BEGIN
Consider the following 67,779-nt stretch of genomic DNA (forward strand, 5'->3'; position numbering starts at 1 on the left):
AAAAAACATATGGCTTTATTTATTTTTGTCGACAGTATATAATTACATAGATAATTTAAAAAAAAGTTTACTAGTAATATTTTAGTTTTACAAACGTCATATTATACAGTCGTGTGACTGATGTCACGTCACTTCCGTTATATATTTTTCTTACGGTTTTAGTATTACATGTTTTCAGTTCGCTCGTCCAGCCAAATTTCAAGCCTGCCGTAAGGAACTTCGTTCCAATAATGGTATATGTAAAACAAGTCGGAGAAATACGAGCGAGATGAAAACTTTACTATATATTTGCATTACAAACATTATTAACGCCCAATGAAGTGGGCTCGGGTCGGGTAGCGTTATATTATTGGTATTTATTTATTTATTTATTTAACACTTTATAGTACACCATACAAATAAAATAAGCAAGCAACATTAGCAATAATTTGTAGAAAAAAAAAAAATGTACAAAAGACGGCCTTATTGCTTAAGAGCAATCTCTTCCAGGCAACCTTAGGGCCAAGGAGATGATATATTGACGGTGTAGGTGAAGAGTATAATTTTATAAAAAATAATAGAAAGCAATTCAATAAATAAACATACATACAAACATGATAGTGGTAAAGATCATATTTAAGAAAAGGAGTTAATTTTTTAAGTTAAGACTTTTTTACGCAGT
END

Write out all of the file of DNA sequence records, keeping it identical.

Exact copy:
Consider the following 67,779-nt stretch of genomic DNA (forward strand, 5'->3'; position numbering starts at 1 on the left):
AAAAAACATATGGCTTTATTTATTTTTGTCGACAGTATATAATTACATAGATAATTTAAAAAAAAGTTTACTAGTAATATTTTAGTTTTACAAACGTCATATTATACAGTCGTGTGACTGATGTCACGTCACTTCCGTTATATATTTTTCTTACGGTTTTAGTATTACATGTTTTCAGTTCGCTCGTCCAGCCAAATTTCAAGCCTGCCGTAAGGAACTTCGTTCCAATAATGGTATATGTAAAACAAGTCGGAGAAATACGAGCGAGATGAAAACTTTACTATATATTTGCATTACAAACATTATTAACGCCCAATGAAGTGGGCTCGGGTCGGGTAGCGTTATATTATTGGTATTTATTTATTTATTTATTTAACACTTTATAGTACACCATACAAATAAAATAAGCAAGCAACATTAGCAATAATTTGTAGAAAAAAAAAAAATGTACAAAAGACGGCCTTATTGCTTAAGAGCAATCTCTTCCAGGCAACCTTAGGGCCAAGGAGATGATATATTGACGGTGTAGGTGAAGAGTATAATTTTATAAAAAATAATAGAAAGCAATTCAATAAATAAACATACATACAAACATGATAGTGGTAAAGATCATATTTAAGAAAAGGAGTTAATTTTTTAAGTTAAGACTTTTTTACGCAGT